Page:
The Feast of La Divina Pastora

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The Feast of La Divina Pastora

The Feast of La Divina Pastora

The Feast of La Divina Pastora

The Feast of La Divina Pastora

The Feast of La Divina Pastora

The Feast of La Divina Pastora

The Feast of La Divina Pastora

Siparia is the site of the annual festival of “La Divina Pastora”, named for the church’s patron saint. The festival occurs each year on the saint’s day of La Divina Pastora, a few weeks after Easter. Many are the stories told by pilgrims to this church about apparitions of La Divine Pastora, healings and other miraculous evens.

Worshipped by Roman Catholics and Hindus 

The saint is worshipped by Roman Catholics and Hindus, although people of other religions have been known to take part in the annual feast and devotions.  “La Divina Pastora represents the blessed Virgin Mary who is the mother of Jesus. We hold her in high esteem as Catholic Christians,” lauds a lay minister at the Siparia church. Roman Catholic priest Father John Thomas Harricharan, in an article on La Divina Pastora, wrote the statue was brought to Trinidad around 1730 by Spanish Capuchin monks fleeing persecution in South America. One of the popular legends among Hindus, to whom she is known as in Soparee K Mai, is that in the 1870’s people saw a girl walking in a pasture where the church was later built. By the night the girl had became an old woman. Some believe that Soparee K Mai, which means Mother of Siparia, represents the Goddesses Durga and Kali. Goddess Durga represents the power of the Supreme.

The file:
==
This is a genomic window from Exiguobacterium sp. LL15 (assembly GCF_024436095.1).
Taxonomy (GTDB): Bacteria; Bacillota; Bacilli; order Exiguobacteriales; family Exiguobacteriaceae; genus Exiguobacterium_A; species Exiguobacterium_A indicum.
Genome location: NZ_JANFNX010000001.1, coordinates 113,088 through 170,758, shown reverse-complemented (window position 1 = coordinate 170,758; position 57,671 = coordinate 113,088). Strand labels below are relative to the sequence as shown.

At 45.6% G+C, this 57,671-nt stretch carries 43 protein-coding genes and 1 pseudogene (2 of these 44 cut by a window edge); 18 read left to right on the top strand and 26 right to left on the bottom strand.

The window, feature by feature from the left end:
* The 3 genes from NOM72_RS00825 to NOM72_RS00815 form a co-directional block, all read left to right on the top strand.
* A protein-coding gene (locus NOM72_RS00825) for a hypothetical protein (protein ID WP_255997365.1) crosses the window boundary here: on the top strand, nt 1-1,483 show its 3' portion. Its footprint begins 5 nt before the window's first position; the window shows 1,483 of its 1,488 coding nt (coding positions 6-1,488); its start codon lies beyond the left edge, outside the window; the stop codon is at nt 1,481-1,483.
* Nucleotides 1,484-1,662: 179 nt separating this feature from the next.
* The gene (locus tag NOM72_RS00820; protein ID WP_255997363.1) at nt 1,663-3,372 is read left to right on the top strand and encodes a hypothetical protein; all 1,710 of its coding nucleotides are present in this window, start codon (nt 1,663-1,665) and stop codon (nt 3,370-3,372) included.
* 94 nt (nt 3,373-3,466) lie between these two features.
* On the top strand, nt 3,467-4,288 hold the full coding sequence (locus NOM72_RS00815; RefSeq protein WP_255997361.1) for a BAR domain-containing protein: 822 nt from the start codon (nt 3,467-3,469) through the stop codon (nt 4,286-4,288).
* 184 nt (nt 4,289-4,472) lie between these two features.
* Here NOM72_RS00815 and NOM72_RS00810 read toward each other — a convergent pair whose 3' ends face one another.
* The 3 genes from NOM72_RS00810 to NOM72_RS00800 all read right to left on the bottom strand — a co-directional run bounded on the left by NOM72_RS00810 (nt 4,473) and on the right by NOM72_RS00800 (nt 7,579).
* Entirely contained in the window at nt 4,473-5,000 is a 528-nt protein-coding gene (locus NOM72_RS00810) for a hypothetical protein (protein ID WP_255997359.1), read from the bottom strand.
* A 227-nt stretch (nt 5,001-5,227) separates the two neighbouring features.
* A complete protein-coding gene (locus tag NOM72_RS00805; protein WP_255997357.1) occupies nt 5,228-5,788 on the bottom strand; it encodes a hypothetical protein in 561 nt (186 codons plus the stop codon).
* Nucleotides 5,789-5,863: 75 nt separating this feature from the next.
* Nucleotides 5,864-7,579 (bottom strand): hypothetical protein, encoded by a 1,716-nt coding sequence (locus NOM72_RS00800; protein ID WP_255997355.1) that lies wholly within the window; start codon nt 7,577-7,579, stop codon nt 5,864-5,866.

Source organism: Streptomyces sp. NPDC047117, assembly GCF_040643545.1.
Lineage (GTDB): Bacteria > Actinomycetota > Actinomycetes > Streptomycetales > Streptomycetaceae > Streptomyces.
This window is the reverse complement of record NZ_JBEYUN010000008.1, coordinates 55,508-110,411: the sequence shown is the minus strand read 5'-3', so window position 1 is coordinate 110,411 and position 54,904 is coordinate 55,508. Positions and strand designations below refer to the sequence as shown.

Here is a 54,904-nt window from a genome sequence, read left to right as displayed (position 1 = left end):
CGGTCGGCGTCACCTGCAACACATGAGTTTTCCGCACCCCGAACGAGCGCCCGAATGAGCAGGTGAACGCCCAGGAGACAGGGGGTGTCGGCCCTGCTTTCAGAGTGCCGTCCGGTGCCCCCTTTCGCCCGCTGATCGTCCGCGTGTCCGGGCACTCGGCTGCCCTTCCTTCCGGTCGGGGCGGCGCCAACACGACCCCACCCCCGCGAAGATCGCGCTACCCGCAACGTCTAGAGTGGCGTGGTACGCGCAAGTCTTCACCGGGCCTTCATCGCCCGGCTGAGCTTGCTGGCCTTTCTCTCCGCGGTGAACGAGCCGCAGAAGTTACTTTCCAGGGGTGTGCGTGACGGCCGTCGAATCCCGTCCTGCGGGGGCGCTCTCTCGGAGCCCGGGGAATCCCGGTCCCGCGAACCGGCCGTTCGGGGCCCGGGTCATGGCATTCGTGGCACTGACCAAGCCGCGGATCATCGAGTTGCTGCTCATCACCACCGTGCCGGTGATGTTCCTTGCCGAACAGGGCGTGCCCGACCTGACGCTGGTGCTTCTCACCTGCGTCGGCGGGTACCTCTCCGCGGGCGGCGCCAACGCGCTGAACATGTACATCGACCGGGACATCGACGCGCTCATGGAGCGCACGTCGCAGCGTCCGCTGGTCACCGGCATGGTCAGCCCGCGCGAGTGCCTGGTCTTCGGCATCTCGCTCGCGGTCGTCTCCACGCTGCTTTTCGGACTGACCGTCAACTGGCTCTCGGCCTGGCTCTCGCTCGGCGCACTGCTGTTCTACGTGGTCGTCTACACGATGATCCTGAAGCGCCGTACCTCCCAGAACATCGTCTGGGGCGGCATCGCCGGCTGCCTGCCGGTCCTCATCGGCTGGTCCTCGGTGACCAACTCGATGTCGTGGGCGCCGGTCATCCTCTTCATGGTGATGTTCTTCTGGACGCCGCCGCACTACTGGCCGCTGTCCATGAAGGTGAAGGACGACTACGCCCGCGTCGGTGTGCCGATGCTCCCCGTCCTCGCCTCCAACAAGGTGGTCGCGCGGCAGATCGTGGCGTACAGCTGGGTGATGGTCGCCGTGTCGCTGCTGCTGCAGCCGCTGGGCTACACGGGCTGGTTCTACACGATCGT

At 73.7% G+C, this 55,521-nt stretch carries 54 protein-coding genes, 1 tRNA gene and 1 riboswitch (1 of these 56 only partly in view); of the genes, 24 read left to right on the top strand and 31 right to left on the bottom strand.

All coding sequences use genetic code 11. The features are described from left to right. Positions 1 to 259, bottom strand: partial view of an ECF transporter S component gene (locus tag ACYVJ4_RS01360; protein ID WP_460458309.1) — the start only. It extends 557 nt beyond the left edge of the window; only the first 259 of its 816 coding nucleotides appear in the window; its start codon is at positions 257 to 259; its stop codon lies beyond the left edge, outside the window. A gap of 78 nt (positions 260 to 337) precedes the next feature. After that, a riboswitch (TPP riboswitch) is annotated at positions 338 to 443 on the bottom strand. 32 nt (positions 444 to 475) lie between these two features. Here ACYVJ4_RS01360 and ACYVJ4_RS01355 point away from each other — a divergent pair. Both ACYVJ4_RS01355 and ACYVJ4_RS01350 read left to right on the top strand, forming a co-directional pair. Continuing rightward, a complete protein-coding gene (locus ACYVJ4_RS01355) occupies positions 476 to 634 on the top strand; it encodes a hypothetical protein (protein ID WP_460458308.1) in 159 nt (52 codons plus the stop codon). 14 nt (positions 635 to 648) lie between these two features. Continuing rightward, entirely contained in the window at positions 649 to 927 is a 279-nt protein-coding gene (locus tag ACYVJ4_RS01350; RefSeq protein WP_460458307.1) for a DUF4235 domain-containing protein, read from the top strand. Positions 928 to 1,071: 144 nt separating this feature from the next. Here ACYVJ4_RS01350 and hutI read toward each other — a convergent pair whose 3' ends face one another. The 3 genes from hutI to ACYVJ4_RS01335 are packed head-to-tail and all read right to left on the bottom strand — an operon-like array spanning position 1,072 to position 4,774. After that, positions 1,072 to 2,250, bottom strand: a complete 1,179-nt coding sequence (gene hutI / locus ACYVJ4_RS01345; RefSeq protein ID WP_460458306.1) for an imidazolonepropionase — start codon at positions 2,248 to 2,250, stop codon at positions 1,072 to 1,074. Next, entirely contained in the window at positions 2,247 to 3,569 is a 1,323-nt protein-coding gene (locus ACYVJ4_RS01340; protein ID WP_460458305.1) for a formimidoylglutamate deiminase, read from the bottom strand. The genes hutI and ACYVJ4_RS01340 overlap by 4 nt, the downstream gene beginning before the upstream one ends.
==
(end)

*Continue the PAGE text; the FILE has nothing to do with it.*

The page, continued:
Being that preserves moral order and righteousness in the creation and Kali is a manifestation of the Divine Mother, which represents the female principle. Among Hindu devotees the story is that when the statue  of La Divina Pastora was found, it was surrounded by banana trees and tulsi plants. The banana plant is used on a bedi (a sort of altar) when doing puja (Hindu prayer ceremony) and the tulsi, which has many medicinal purposes, is used in almost every Hindu ceremony. The tulsi is believed to bring wealth, blessings and positive energy to any home where it is found. So what exactly do people ask the saint for and are their wishes really granted?

Grants wishes

According to the lay minister, “people from as far as America, Venezuela and England will tell you they have come to pray to La Divina Pastora and had their wishes granted.” “People come here for many reasons. Mothers come to pray for good husbands for their daughters. “One woman came to pray because she wanted her visa so badly and she was turned down quite a number of times. She asked La Divina Pastora to grant her the visa and so she received it. In addition, her name was pulled in some sort of lottery where she got permanent residence.” Tomorrow, in preparation for the influx of worshippers, the statue of La Divine Pastora will be moved from the church and placed in a room close to the school. There, the public will be able to visit until the end of Good Friday. Devotees usually start arriving from early on Holy Thursday. Hundreds of needy people also converge on the area surrounding the church, often camping out overnight to receive alms from pilgrims. These make full use of a soup kitchen which operates from the evening of Holy Thursday and breakfast is provided on Good Friday.

A source of racial cooperation